- Published on Friday, 25 September 2015 14:53
A few years ago, I began a self-destructive journey into rogue “journalism.” The adventure began after a series of life-altering events and triggered my obsessive nature. While I spent countless hours researching, investigating and attending public meetings, my health, mental and physical, suffered.
Along about the fourth year, I attended one of the many City of Albany events that I obsessively attended. And it was at this event, the Delaware Avenue Street Festival, that my path toward self-destruction was altered.
I walked up the Avenue checking out the street fare when some of my friends at the fire department lured to their Health Check table. They, along with Chief Forezzi, egged me on to let them “test” me…and I sat at the urge of The Chief.
The fire fighters pricked my finger, they cuffed my blood pressure, they took my pulse…and then they did it again. I was, apparently, rather successful in my self-destruction.
The fire fighters urged me to seek medical attention for my blood pressure – I laughed it off. They advised that they could call an ambulance…I told them I’d think about seeking medical assistance. They looked worried – I moseyed on over to that pricey ice cream place and spent more than I intended on a healthy smoothie – believing completely that this one healthy drink would fix my health issues.
I cringed with the healthy tartness of the very expensive “medication.” On my journey back toward the KFC for a tastier treat, the Chief motioned me to his bench – there he gave me that serious Chief look – that only Forezzi could pull off with sincerity. And, there on that bench, he scared the shit out of me with ominous warnings about the “silent killer.”
I went home and, glass of wine in hand, I whined to my friend over the phone – I couldn’t afford a doc – I couldn’t afford the meds. The Chief’s warnings worked into my dreams and I remembered how I’ve worked through other dire situations…one step at a time.
That Sunday I went to mass…Historic St. Mary’s. I sat close to the back as I felt somewhat of an intruder after abandoning my faith decades earlier. Soon Chief Forezzi surprised me with his arrival to sit in the row in front of me. He seemed as surprised to see me as I was him.
Week after week I communed behind the Chief. Ya know, sometimes it just takes on or two people noticing your changes to keep you progressing. The Chief, even though he didn’t know it, was that person for me.
The Chief always volunteered to pass the plate at mass – and, no matter how tough times were for me, I always saved a dollar or to toss in it. I remembered, as he would make the rounds, the time that the Chief rappelled “Over the Edge” of the Hilton to help raise money for charity…I admired his dedication as he fielded emergency calls from his pew…but I also teased him about taking calls in mass.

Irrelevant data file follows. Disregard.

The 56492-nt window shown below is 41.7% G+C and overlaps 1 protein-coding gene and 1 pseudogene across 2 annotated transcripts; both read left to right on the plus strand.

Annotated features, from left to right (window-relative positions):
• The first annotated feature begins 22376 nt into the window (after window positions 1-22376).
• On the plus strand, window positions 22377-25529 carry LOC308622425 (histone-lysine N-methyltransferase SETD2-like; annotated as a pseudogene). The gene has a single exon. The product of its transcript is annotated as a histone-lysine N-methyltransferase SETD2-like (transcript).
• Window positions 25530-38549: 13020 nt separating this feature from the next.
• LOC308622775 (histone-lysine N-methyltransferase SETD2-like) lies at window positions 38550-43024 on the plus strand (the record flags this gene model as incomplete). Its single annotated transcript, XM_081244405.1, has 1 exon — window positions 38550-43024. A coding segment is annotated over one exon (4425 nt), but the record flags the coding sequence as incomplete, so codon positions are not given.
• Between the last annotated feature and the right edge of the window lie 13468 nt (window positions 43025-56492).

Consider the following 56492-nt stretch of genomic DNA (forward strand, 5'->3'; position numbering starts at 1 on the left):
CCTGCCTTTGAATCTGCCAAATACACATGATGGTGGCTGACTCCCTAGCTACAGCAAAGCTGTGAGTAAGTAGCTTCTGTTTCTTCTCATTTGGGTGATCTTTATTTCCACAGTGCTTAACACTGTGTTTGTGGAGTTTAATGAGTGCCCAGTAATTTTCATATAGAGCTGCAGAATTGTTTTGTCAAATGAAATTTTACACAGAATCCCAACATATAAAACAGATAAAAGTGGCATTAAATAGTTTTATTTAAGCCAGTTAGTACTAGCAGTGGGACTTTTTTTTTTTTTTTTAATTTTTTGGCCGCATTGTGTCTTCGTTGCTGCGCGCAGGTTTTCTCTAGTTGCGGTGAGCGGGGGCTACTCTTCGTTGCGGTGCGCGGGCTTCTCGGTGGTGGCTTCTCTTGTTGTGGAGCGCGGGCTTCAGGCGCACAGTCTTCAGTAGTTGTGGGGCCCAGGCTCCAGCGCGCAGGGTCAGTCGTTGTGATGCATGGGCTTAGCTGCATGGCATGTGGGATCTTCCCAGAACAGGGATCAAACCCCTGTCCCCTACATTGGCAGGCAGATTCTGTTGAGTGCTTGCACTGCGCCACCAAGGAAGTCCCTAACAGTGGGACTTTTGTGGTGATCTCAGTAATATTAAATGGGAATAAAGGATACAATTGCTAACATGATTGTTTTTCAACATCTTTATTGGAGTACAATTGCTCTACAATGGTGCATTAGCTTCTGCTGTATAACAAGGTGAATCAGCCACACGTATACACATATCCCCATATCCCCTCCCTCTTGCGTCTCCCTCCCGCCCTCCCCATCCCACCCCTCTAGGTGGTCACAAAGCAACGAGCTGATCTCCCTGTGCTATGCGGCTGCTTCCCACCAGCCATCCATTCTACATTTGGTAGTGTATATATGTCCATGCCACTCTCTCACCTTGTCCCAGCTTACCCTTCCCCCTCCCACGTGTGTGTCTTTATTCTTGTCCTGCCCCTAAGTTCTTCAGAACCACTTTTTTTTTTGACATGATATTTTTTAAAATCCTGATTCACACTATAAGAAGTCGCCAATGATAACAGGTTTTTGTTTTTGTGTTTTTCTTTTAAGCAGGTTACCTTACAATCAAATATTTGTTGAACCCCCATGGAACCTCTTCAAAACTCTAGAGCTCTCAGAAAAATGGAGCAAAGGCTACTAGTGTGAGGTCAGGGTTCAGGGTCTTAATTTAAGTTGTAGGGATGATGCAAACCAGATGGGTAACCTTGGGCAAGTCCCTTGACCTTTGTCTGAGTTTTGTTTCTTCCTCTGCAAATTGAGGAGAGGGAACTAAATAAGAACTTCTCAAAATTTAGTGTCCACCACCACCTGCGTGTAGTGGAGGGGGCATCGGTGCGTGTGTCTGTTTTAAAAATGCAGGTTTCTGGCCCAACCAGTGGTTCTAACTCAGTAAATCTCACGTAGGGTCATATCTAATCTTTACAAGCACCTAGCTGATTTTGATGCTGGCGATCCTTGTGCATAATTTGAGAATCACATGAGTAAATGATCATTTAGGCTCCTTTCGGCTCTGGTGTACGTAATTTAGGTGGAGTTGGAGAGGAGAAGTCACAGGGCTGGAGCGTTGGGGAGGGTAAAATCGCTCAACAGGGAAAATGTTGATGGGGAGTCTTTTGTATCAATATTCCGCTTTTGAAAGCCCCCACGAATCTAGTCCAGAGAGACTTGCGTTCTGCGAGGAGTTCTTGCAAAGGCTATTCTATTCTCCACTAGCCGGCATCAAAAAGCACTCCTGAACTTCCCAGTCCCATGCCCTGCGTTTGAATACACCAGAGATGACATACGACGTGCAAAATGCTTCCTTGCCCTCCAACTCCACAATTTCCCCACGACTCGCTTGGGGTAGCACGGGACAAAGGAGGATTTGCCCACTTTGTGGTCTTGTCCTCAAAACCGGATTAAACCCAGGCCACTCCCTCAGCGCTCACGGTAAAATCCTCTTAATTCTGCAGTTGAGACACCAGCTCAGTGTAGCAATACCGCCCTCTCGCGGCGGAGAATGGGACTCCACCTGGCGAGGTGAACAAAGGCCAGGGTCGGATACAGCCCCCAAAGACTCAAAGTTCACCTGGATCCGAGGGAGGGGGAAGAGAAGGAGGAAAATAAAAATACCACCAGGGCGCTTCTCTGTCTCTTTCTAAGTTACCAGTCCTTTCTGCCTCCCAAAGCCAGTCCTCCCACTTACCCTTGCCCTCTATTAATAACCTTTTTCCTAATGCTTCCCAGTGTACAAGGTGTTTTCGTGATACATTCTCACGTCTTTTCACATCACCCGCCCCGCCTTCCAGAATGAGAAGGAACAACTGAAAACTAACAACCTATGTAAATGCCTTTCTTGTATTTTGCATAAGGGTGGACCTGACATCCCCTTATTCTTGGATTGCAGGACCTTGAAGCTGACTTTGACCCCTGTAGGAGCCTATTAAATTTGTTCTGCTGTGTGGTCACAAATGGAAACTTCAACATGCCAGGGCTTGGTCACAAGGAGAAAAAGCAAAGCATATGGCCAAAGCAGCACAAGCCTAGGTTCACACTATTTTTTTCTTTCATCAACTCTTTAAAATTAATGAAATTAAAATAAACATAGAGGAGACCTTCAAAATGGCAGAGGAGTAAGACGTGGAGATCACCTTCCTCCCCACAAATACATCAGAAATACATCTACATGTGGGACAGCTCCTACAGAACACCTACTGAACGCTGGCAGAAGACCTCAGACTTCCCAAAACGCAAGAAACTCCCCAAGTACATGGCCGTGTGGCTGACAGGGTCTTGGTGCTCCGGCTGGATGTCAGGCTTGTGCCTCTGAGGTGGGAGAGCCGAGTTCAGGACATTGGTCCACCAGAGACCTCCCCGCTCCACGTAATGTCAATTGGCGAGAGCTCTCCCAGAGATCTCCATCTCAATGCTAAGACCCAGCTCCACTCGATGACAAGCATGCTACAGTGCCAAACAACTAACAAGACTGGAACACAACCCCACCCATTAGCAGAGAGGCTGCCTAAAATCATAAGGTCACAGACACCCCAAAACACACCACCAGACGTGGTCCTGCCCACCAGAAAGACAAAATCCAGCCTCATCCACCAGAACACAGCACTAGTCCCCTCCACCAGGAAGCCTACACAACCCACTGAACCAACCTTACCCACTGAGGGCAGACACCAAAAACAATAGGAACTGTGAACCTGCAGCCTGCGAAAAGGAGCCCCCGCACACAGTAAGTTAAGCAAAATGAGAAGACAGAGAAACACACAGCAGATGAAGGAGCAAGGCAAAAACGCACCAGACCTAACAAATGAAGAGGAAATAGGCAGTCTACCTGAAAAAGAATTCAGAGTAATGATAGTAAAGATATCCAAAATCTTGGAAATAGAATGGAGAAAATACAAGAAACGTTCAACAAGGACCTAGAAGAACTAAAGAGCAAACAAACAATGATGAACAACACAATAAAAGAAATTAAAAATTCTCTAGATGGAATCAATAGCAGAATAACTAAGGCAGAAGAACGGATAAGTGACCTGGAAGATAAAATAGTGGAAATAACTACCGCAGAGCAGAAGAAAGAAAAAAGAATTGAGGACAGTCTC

One Sunday, Forezzi was called from our little corner in the rear of the church to bring aid to an ailing Catholic close to the front of the church. The priest never missed a beat as the Chief monitored the reclining member and the EMTs arrived and transported the ailing worshiper on a stretcher down the aisle that Forezzi’s casket would be lifted months later.
I was soon able to find work – plenty of it. I got insurance and took care of my health issues. The Chief and I would chat at Alive at Five – where I’d tease him for leaving mass before the priest. (A no-no!!) The Chief always blamed that early departure on his mother. I always blamed it on his illegal parking outside the church.
The Chief’s eyes would twinkle with my every political speculation. He could have won an Academy Award as he’d hang on my every world – and, while I was sure he knew I was feeling better, not once did he remind me of that health screening discussion.
Who knows, maybe he forgot about it – I never will.
I’ll never forget when The Mayor directed me to see “Bobby” about something…”who’s Bobby?” I asked. The Mayor always got a kick out of our relationship…I never thought about the Chief having a first name….he was just the Chief to me.
I was truly shaken with the passing of The Chief, my heart broke as my fire friends posted their pain and memories of this great man, this “man among men” on Facebook. In the short time I knew the Chief, he impacted my life beyond measure, I can only imagine the loss suffered by his family and life-long friends.
It would be easy to just say that Albany has another angel in heaven – our loss with the Chief’s passing cannot be measured in earthly terms. This great man left us much too soon…his work here was not done.
I stood in the back of St. Mary’s as the Chief’s grandson worked through his pain by telling tales as the attendees shuffled in response. I wiped my eyes and thought how The Chief would be teasing me for my weakness.
Through my tears, I noticed with a smile that, while Commisso Senior had seated himself in my weekly pew – no one was seated in The Chief’s. And I thought…no one can ever take his place.